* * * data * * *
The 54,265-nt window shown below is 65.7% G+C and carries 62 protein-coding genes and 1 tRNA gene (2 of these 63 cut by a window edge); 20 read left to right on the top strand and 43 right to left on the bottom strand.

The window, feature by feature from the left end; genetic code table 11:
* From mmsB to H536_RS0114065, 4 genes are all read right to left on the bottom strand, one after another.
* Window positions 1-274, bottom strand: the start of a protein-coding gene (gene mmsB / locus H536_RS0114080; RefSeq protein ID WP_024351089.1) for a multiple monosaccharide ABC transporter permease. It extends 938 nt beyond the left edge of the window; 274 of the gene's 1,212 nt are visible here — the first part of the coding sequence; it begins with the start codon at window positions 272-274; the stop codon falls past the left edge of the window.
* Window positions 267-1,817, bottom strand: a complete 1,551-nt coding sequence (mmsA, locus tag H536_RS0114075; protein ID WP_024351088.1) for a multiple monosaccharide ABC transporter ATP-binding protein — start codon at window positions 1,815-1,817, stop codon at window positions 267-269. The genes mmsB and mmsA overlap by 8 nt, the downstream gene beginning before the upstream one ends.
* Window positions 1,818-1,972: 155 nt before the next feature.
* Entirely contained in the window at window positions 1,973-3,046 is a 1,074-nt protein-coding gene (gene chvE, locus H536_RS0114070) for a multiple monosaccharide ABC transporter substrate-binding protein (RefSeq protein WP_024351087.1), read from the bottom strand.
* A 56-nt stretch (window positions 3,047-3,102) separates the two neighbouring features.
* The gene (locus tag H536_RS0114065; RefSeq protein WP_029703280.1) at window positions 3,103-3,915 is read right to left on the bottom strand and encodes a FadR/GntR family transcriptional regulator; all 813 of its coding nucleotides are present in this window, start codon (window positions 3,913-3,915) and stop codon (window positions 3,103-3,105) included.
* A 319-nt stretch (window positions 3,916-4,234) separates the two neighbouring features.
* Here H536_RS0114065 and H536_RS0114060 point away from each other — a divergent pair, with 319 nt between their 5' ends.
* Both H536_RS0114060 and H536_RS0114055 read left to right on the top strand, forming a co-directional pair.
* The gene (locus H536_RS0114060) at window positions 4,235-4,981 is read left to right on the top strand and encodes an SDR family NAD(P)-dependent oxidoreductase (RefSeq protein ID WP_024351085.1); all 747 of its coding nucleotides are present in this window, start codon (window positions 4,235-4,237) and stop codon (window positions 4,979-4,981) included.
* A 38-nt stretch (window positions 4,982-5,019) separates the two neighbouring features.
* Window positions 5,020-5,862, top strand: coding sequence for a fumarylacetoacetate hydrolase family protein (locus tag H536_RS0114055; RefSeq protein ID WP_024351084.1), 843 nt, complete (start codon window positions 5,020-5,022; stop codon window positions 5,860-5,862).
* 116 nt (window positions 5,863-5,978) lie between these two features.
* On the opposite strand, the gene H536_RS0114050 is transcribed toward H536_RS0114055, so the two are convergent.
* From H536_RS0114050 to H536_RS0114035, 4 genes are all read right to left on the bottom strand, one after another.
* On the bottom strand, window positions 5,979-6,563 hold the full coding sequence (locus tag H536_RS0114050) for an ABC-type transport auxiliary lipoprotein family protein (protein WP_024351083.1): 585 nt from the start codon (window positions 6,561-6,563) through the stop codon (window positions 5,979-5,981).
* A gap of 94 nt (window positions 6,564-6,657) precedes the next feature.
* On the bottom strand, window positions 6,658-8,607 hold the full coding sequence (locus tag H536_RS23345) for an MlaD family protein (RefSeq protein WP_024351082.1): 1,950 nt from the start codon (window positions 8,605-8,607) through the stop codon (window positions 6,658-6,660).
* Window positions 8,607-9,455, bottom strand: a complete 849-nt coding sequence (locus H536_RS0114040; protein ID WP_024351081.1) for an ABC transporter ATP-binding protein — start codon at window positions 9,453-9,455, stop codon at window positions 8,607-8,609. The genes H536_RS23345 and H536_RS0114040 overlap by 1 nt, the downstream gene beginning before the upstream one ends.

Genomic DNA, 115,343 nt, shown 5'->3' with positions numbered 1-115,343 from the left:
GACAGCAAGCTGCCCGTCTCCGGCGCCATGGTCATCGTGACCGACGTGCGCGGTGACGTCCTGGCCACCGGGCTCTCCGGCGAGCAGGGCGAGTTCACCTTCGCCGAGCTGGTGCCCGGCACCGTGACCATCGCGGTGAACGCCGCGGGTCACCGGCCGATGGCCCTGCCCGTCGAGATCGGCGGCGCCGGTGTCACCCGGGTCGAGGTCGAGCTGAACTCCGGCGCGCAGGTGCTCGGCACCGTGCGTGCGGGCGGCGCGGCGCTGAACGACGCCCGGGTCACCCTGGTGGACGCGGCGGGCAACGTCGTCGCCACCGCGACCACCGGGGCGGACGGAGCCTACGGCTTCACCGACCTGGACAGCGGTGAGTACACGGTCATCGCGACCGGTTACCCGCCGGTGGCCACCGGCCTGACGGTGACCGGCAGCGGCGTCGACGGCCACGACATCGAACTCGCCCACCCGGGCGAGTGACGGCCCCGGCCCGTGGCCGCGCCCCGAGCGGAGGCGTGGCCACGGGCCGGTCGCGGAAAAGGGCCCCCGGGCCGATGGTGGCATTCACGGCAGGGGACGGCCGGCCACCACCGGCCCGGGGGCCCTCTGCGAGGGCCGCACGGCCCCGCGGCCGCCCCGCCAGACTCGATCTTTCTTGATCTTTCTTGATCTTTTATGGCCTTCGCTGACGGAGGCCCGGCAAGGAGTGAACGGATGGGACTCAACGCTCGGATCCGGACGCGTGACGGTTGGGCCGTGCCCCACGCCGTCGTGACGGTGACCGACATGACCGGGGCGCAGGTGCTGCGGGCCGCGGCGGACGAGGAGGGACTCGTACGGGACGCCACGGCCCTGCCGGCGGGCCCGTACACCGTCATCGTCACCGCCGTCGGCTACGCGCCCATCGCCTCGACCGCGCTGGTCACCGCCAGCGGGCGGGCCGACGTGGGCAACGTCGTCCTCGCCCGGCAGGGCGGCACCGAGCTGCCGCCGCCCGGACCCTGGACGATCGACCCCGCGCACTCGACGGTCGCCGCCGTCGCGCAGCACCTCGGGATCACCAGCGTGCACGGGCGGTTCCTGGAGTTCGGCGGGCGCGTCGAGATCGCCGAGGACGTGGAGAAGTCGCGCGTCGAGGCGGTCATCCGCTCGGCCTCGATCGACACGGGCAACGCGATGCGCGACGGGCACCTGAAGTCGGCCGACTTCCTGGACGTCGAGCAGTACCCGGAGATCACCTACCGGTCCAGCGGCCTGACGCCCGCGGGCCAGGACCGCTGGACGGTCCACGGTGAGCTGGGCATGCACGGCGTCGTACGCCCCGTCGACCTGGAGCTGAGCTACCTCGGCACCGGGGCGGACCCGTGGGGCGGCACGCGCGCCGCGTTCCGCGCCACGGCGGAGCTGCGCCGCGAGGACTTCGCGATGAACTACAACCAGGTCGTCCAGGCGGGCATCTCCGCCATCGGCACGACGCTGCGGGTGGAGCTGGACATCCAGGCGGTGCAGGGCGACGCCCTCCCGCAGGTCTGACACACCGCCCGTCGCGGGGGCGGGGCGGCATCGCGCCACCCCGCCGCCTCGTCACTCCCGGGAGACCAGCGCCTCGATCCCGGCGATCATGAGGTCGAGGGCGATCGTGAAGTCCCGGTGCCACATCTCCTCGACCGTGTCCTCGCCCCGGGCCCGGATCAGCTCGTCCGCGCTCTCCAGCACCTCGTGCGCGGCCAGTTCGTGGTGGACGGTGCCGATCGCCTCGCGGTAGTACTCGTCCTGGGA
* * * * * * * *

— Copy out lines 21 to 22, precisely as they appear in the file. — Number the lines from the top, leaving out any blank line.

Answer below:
* On the bottom strand, window positions 6,658-8,607 hold the full coding sequence (locus tag H536_RS23345) for an MlaD family protein (RefSeq protein WP_024351082.1): 1,950 nt from the start codon (window positions 8,605-8,607) through the stop codon (window positions 6,658-6,660).
* Window positions 8,607-9,455, bottom strand: a complete 849-nt coding sequence (locus H536_RS0114040; protein ID WP_024351081.1) for an ABC transporter ATP-binding protein — start codon at window positions 9,453-9,455, stop codon at window positions 8,607-8,609. The genes H536_RS23345 and H536_RS0114040 overlap by 1 nt, the downstream gene beginning before the upstream one ends.